It is therefor an object of the invention to provide a nitriding process allowing better control of the nitriding conditions whereby the parts to be treated at floating potential are heated by radiation from a metal screen cathode surrounding the parts to be treated a gas mixture being injected into the furnace such that it flows through the screen where the necessary plasma is generated by glow discharge before this highly ionized gas compound reaches and reacts with the parts.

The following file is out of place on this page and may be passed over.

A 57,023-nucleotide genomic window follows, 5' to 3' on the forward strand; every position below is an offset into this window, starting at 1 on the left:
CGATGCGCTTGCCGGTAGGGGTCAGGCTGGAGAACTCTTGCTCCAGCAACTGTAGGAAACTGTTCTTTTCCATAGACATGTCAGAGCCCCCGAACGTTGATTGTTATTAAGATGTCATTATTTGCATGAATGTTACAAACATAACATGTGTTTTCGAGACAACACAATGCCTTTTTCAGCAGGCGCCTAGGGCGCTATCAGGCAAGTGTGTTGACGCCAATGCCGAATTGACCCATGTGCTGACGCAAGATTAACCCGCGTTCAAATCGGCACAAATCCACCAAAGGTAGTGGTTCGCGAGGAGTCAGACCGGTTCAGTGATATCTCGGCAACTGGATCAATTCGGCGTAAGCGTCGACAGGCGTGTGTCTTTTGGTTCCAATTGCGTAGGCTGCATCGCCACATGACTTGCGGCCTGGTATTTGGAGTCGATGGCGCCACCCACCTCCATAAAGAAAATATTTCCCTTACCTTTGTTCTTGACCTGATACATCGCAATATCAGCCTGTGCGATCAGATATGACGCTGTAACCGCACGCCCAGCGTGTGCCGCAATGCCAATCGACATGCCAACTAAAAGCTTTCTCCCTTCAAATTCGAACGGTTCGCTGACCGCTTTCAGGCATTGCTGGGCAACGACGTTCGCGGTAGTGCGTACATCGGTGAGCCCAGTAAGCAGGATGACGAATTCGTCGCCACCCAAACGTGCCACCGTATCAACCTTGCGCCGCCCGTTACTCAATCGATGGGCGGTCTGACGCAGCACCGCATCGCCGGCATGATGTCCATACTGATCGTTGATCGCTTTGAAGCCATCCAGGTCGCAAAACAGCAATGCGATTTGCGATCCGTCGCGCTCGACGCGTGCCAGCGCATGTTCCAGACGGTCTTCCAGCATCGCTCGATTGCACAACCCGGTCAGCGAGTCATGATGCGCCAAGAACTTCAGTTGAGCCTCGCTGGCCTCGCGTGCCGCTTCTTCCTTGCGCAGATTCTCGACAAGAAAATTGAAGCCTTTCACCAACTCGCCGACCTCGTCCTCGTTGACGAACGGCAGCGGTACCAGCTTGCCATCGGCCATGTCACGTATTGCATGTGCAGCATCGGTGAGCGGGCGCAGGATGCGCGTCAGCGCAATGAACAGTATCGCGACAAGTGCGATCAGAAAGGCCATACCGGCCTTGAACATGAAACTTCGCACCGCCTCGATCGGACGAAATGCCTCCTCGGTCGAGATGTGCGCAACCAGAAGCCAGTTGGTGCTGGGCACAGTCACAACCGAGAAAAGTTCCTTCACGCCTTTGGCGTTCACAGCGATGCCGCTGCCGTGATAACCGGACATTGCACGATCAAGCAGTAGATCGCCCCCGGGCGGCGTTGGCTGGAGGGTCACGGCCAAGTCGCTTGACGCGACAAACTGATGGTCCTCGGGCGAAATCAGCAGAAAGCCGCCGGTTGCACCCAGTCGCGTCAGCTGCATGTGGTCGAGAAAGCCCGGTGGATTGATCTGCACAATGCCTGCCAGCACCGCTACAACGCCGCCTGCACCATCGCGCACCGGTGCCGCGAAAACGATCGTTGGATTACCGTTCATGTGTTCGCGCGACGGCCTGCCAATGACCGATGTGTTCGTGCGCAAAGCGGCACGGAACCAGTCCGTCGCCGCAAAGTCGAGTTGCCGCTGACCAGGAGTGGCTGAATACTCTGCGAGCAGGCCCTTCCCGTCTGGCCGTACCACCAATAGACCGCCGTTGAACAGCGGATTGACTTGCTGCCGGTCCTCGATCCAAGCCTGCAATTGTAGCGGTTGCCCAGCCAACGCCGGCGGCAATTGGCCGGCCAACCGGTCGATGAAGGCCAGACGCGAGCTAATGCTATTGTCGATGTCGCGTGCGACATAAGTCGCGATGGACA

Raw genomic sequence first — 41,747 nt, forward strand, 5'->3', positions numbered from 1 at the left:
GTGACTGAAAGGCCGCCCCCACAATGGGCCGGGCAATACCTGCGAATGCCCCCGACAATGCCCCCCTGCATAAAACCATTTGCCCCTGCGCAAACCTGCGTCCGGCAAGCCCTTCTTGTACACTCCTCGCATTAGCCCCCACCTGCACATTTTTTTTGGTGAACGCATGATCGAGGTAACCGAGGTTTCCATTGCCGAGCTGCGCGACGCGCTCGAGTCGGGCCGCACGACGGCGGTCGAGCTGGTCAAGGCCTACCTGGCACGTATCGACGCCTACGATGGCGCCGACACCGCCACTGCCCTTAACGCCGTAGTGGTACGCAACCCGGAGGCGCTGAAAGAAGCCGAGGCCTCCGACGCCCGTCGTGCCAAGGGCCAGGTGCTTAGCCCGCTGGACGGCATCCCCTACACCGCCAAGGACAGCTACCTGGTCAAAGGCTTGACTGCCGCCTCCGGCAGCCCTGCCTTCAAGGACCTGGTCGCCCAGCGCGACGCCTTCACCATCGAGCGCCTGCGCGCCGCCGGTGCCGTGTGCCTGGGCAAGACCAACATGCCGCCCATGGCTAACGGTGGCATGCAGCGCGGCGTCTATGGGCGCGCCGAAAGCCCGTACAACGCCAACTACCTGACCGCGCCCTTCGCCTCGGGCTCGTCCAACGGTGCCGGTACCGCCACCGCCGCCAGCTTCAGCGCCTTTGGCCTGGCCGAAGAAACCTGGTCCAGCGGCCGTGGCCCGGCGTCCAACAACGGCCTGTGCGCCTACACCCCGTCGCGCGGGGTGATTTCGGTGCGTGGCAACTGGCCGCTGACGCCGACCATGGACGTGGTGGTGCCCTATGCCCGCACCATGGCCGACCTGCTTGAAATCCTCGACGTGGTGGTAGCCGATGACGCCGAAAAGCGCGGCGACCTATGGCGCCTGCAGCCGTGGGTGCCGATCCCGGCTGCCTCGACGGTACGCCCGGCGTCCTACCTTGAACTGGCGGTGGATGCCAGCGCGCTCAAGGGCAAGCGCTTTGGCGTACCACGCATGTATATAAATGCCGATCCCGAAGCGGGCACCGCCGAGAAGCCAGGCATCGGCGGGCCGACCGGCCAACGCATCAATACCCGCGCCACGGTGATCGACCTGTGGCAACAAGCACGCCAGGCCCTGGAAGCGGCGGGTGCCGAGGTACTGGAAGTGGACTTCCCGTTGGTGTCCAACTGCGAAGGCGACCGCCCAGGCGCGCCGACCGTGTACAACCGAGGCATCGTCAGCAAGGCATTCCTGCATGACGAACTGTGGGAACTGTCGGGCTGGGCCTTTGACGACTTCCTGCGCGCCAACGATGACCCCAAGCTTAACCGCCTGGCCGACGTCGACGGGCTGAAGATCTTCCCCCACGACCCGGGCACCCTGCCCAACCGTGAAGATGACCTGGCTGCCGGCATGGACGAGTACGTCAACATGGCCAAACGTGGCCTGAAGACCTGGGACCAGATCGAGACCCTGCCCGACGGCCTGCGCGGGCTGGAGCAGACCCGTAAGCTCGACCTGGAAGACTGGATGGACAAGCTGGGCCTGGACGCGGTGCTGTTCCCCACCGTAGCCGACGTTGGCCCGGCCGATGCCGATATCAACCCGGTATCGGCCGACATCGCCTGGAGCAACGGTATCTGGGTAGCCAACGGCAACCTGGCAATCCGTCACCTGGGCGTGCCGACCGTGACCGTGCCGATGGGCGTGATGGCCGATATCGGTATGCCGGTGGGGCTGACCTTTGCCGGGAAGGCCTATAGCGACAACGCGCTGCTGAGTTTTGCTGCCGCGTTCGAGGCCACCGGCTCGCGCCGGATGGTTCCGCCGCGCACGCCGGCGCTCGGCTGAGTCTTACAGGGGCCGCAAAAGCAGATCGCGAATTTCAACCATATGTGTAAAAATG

It is a further object of the invention to provide a nitriding furnace allowing an economical simultaneous nitriding of parts having different shapes and geometry. This is achieved by a furnace wherein the parts to be treated are at floating potential, the reaction heat being provided by and the plasma being generated at a metal screen cathode surrounding the parts to be treated, gas entries being provided between the furnace wall and this metal screen cathode.
These and other objects and advantages of the invention will become more readily apparent from the following detailed description of preferred embodiments thereof, when taken in conjunction with the accompanying drawing.
The drawing shows a schematic view of a nitriding furnace.